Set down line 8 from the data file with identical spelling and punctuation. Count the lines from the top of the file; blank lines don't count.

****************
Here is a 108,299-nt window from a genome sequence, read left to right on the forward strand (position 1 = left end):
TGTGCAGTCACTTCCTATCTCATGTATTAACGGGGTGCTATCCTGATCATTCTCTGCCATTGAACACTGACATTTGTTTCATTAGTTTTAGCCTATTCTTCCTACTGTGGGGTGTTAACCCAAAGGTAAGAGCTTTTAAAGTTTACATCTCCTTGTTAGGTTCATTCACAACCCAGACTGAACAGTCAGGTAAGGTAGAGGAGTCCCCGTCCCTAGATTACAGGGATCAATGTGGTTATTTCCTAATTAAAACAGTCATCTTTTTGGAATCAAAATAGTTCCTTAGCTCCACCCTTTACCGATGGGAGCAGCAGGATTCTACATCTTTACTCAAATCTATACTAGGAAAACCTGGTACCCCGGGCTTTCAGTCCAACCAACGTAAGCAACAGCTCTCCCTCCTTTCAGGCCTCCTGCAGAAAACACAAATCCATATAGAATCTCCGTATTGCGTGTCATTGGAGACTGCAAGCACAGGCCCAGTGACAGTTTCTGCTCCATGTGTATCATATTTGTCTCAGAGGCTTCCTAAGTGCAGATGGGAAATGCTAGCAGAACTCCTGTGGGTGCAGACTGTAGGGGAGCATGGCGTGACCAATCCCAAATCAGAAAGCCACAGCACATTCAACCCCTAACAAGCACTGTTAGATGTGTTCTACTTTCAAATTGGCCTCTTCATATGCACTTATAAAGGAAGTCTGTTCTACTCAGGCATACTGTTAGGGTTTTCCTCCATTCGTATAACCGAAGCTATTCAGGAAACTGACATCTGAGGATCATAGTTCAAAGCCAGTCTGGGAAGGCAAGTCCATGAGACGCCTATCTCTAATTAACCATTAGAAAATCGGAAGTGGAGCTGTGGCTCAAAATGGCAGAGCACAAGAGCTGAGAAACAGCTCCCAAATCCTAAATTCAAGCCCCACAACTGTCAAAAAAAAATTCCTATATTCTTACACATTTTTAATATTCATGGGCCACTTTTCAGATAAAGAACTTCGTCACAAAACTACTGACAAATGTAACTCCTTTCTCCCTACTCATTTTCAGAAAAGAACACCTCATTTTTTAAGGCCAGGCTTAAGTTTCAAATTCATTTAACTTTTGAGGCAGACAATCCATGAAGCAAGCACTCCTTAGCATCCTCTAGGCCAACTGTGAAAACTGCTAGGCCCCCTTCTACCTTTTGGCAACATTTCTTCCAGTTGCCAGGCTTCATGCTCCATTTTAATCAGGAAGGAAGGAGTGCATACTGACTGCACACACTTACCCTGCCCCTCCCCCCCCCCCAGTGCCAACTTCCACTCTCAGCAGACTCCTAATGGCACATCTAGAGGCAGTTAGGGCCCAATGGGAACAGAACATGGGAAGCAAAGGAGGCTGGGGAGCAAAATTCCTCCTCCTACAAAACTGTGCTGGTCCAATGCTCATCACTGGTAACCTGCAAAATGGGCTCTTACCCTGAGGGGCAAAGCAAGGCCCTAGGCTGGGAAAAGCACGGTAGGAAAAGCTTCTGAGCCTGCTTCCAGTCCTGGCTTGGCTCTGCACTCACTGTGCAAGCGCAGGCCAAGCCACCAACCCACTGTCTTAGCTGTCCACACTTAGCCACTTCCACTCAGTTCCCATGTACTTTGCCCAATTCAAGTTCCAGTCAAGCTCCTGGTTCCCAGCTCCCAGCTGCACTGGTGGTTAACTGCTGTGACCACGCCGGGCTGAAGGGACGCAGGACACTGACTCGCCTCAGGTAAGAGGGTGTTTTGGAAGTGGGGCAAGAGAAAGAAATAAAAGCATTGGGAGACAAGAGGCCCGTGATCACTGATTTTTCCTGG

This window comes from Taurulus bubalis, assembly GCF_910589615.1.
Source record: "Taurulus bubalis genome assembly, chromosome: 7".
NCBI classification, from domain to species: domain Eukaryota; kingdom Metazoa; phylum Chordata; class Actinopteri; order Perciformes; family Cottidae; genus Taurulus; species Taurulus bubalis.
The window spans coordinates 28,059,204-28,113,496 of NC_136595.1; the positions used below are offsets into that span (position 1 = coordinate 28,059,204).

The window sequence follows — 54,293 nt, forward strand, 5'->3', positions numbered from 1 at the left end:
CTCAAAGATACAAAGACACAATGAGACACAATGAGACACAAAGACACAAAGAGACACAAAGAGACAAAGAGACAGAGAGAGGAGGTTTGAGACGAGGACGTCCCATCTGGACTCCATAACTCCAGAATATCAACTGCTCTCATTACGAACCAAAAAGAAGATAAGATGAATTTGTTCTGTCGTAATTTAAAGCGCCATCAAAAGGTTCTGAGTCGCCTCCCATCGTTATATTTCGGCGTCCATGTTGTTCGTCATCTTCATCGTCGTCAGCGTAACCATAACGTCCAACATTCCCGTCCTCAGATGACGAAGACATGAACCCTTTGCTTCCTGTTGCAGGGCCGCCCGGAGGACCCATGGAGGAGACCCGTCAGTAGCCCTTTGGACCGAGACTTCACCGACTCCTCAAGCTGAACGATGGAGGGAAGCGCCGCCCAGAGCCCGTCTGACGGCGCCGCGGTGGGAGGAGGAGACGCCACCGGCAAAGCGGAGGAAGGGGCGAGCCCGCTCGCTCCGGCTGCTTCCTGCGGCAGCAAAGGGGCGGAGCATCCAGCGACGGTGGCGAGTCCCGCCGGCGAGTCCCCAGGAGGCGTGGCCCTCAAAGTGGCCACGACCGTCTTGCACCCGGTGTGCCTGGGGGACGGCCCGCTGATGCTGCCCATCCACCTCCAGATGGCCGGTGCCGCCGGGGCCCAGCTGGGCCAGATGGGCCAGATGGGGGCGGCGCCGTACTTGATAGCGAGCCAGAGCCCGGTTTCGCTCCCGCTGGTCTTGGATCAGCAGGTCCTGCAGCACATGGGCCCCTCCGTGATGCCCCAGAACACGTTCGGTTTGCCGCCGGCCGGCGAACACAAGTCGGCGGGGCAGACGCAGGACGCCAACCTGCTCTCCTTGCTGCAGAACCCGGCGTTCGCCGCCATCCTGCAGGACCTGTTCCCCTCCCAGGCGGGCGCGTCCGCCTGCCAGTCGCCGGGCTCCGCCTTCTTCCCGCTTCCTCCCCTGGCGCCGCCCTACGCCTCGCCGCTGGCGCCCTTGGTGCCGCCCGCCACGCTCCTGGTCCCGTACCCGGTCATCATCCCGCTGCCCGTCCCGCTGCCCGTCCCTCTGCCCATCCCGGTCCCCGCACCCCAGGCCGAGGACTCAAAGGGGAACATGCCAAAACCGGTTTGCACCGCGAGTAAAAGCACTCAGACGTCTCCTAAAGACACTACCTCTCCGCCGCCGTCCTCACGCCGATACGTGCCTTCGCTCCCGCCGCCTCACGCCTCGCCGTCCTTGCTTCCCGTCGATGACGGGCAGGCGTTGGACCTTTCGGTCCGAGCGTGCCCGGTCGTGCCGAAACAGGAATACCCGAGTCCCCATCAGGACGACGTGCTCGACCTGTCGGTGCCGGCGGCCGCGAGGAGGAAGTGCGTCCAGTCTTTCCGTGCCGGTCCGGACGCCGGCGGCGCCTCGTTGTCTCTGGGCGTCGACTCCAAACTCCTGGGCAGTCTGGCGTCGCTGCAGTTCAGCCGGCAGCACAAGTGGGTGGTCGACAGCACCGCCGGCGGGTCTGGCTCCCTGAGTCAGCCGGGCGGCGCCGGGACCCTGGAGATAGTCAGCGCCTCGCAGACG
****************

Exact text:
CTCAAAGATACAAAGACACAATGAGACACAATGAGACACAAAGACACAAAGAGACACAAAGAGACAAAGAGACAGAGAGAGGAGGTTTGAGACGAGGACGTCCCATCTGGACTCCATAACTCCAGAATATCAACTGCTCTCATTACGAACCAAAAAGAAGATAAGATGAATTTGTTCTGTCGTAATTTAAAGCGCCATCAAAAGGTTCTGAGTCGCCTCCCATCGTTATATTTCGGCGTCCATGTTGTTCGTCATCTTCATCGTCGTCAGCGTAACCATAACGTCCAACATTCCCGTCCTCAGATGACGAAGACATGAACCCTTTGCTTCCTGTTGCAGGGCCGCCCGGAGGACCCATGGAGGAGACCCGTCAGTAGCCCTTTGGACCGAGACTTCACCGACTCCTCAAGCTGAACGATGGAGGGAAGCGCCGCCCAGAGCCCGTCTGACGGCGCCGCGGTGGGAGGAGGAGACGCCACCGGCAAAGCGGAGGAAGGGGCGAGCCCGCTCGCTCCGGCTGCTTCCTGCGGCAGCAAAGGGGCGGAGCATCCAGCGACGGTGGCGAGTCCCGCCGGCGAGTCCCCAGGAGGCGTGGCCCTCAAAGTGGCCACGACCGTCTTGCACCCGGTGTGCCTGGGGGACGGCCCGCTGATGCTGCCCATCCACCTCCAGATGGCCGGTGCCGCCGGGGCCCAGCTGGGCCAGATGGGCCAGATGGGGGCGGCGCCGTACTTGATAGCGAGCCAGAGCCCGGTTTCGCTCCCGCTGGTCTTGGATCAGCAGGTCCTGCAGCACATGGGCCCCTCCGTGATGCCCCAGAACACGTTCGGTTTGCCGCCGGCCGGCGAACACAAGTCGGCGGGGCAGACGCAGGACGCCAACCTGCTCTCCTTGCTGCAGAACCCGGCGTTCGCCGCCATCCTGCAGGACCTGTTCCCCTCCCAGGCGGGCGCGTCCGCCTGCCAGTCGCCGGGCTCCGCCTTCTTCCCGCTTCCTCCCCTGGCGCCGCCCTACGCCTCGCCGCTGGCGCCCTTGGTGCCGCCCGCCACGCTCCTGGTCCCGTACCCGGTCATCATCCCGCTGCCCGTCCCGCTGCCCGTCCCTCTGCCCATCCCGGTCCCCGCACCCCAGGCCGAGGACTCAAAGGGGAACATGCCAAAACCGGTTTGCACCGCGAGTAAAAGCACTCAGACGTCTCCTAAAGACACTACCTCTCCGCCGCCGTCCTCACGCCGATACGTGCCTTCGCTCCCGCCGCCTCACGCCTCGCCGTCCTTGCTTCCCGTCGATGACGGGCAGGCGTTGGACCTTTCGGTCCGAGCGTGCCCGGTCGTGCCGAAACAGGAATACCCGAGTCCCCATCAGGACGACGTGCTCGACCTGTCGGTGCCGGCGGCCGCGAGGAGGAAGTGCGTCCAGTCTTTCCGTGCCGGTCCGGACGCCGGCGGCGCCTCGTTGTCTCTGGGCGTCGACTCCAAACTCCTGGGCAGTCTGGCGTCGCTGCAGTTCAGCCGGCAGCACAAGTGGGTGGTCGACAGCACCGCCGGCGGGTCTGGCTCCCTGAGTCAGCCGGGCGGCGCCGGGACCCTGGAGATAGTCAGCGCCTCGCAGACG